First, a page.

From the Austin Monitor:
Despite Austin being the country’s only large, fast-growing city with a waning African-American population, businesses owned by black residents in the greater area appear to be outperforming those in the rest of the state.
According to U.S. Census Bureau statistics that Greater Austin Black Chamber board member Hopeton Hay presented in July, Travis County topped the state in average receipts for firms owned by black residents in 2007, with $131,400 per company. That is more than double the average for Dallas County, which came in second place at $63,200 per company.
Figures for the Austin/Round Rock metropolitan area show a growth trend over time, with average receipts for firms owned by black residents increasing from $74,000 in 1997 to $120,300 in 2007. The metro area consists of Travis, Williamson, Hays, Bastrop and Caldwell counties.
When viewed at the state level in the same time frame, however, the figures show average receipts for firms owned by black residents decreasing from $113,500 to $60,200.
GABC President Natalie Madeira Cofield told the Austin Monitor on Tuesday that the area data might surprise those who are familiar with news that the African-American population within city limits declined by 5.4 percent between 2000 and 2010. “The statistics … show indeed that Austin is a titan for black business, which is so counter to what one would think,” she said.
“They paint a very positive and optimistic picture of Austin’s black business community and, in turn, Austin’s black community, which I think is a narrative that has not yet gotten out into the broader media outlets like it needs to do.
“I think what this means for the black business community is keep pushing, keep going, keep excelling, keep succeeding,” Cofield continued. “I think for the broader context of Austin, what it means is, how do we celebrate and highlight these data points more than we do as we continue to seek more diversity and more engagement across every fold of our city?”
James Nortey, an Austin attorney who received the GABC Emerging Leader of the Year Award in April and is running to represent Precinct 1 on the Travis County Commissioners Court, pointed out the complexities of the issue in an interview with the Monitor on Tuesday.
“We’re moving in a positive trend, which is a victory,” Nortey said. “At the same time, we also need to take a step back and realize that there’s still a disparity, especially among the quality of life of African-Americans in the Greater Austin area and their other ethnic counterparts, and African-American businesses and their other counterparts.”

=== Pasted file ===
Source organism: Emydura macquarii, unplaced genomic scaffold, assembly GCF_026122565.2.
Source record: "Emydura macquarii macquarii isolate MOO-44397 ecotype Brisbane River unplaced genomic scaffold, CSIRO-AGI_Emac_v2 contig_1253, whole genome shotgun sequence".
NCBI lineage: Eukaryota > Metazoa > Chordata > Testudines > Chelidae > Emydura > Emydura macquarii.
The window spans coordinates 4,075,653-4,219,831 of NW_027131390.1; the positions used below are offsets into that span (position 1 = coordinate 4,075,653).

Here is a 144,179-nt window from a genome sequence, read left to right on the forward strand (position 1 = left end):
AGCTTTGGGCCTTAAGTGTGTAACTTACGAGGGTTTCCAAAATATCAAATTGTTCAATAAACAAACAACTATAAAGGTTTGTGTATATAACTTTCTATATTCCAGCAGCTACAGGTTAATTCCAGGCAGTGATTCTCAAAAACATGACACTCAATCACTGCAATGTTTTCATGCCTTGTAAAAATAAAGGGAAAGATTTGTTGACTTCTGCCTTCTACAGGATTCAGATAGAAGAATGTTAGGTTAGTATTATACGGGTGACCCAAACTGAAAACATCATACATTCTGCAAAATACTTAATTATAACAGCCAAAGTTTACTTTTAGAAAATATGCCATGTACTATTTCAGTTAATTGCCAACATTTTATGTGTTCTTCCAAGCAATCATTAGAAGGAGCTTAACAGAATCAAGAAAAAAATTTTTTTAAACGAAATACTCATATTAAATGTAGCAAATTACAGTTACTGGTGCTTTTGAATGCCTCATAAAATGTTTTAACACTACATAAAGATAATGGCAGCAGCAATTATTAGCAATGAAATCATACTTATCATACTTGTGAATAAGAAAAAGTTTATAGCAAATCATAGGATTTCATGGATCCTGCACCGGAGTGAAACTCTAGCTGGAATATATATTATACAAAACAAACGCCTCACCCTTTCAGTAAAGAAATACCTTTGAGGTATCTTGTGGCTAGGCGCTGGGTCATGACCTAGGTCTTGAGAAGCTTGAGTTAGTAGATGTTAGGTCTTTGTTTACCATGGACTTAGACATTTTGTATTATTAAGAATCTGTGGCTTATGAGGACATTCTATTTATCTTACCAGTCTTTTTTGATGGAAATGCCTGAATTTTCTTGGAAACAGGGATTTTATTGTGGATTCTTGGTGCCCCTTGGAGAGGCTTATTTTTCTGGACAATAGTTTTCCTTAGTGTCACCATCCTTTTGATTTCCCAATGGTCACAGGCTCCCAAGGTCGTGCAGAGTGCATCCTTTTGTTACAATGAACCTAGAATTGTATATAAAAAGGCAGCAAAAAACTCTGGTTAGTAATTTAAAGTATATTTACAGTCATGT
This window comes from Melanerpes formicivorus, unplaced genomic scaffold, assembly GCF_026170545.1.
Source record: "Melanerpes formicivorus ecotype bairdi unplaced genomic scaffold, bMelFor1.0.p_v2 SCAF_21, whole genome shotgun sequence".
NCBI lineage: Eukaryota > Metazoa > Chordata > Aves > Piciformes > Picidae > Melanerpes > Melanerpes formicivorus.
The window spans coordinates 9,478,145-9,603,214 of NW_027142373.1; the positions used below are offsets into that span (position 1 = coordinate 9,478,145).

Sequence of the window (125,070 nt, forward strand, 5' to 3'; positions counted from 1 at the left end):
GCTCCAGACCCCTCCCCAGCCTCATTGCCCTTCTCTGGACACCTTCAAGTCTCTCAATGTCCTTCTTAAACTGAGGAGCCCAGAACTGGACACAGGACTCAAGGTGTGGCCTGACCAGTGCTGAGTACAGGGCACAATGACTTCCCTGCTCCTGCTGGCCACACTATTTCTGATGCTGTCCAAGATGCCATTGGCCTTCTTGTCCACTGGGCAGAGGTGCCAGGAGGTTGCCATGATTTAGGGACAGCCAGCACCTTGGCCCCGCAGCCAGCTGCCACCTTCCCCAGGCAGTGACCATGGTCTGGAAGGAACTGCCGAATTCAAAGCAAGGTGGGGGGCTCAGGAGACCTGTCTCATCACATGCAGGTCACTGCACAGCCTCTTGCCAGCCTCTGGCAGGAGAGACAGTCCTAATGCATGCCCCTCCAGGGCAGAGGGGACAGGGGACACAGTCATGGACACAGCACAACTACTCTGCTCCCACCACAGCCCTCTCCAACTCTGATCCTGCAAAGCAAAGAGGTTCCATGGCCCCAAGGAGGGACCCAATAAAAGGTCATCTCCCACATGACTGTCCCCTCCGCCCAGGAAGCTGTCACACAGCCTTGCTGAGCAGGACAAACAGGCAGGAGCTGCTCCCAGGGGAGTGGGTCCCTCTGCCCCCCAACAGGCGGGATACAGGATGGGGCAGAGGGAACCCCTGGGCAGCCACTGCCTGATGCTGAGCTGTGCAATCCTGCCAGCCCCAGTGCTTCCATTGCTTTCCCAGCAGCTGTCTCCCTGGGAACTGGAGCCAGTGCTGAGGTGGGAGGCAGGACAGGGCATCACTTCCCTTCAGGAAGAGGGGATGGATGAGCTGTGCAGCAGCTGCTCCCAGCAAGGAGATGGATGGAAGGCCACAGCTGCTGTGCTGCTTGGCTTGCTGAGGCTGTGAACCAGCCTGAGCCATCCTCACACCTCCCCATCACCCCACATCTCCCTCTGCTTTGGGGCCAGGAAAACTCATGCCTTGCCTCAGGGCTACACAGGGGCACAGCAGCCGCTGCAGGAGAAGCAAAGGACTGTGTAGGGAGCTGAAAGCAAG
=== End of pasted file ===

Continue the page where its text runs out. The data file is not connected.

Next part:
This disparity is illustrated by the fact that average receipts for firms owned by black metro area residents – even after having climbed to $120,300 in 2007 – were still far below the $463,300 average for receipts for all businesses classifiable by race in the same year.
The geographical lens through which one looks at the issue, Nortey added, can also help explain the data in the context of population shifts.
“People acknowledge that over the past 15 to 20 years, there’s been a migration of African-Americans from the Austin area to the outskirts,” Nortey said. “I think the city has some work to do in terms of retaining and attracting African-Americans, but at the same time, these same populations are still within the same region.
“It highlights the importance of thinking regionally, because more often than not, although they live in Pflugerville, they live in Cedar Park, they live in Leander, they’re usually working or going to church in Austin,” Nortey continued. “We need to move away from the city-specific focus and look more at the regional focus.”
Charmane H. Sellers is president and CEO of Austin contracting and construction firm ALEON Properties, which won a GABC Small Business of the Year Award in February 2014. She told the Monitor on Tuesday that she was “pleasantly surprised” to learn about the successes of black business owners in the region and talked about her own experiences.
“I’ve been in business for 12 years, and we started off in the residential arena, and once that marketplace changed, we were able to move into the commercial and government arenas, and it was a challenge,” Sellers said.
“One of the things that has been helpful is the city of Austin,” Sellers continued. “They have certification programs for companies like mine that are woman-owned or minority-owned, where they provide encouragement for larger companies to seek out companies like mine that are historically underutilized or underserved. That has been, I believe, very helpful to businesses like mine.”
The certification program Sellers was referring to is called the Minority- and Women-Owned Business Enterprise procurement program. It has an online database of certified companies.
The city also has a Small and Minority Business Resources Department, created by City Council in 1987 to “encourage minority, women and disadvantaged business owners to participate in business opportunities with the city of Austin,” provide certified minority- and women-owned businesses an equal opportunity to compete for work on city contracts and encourage contract bidders to provide subcontracting opportunities with such certified firms.
The state has a program, Sellers also noted, called the Historically Underutilized Business Program, which helps small businesses owned by minorities, women and disabled veterans gain exposure in the public and private sector.
Sellers concluded that the overall Austin public can benefit from being aware of the data the GABC compiled. “Even though it’s focusing on African-American businesses,” she said, “it’s good to know that there is a diversity of businesses in Austin that goes beyond just ethnicity and nationality, and that we all have something valuable that we bring to the table.”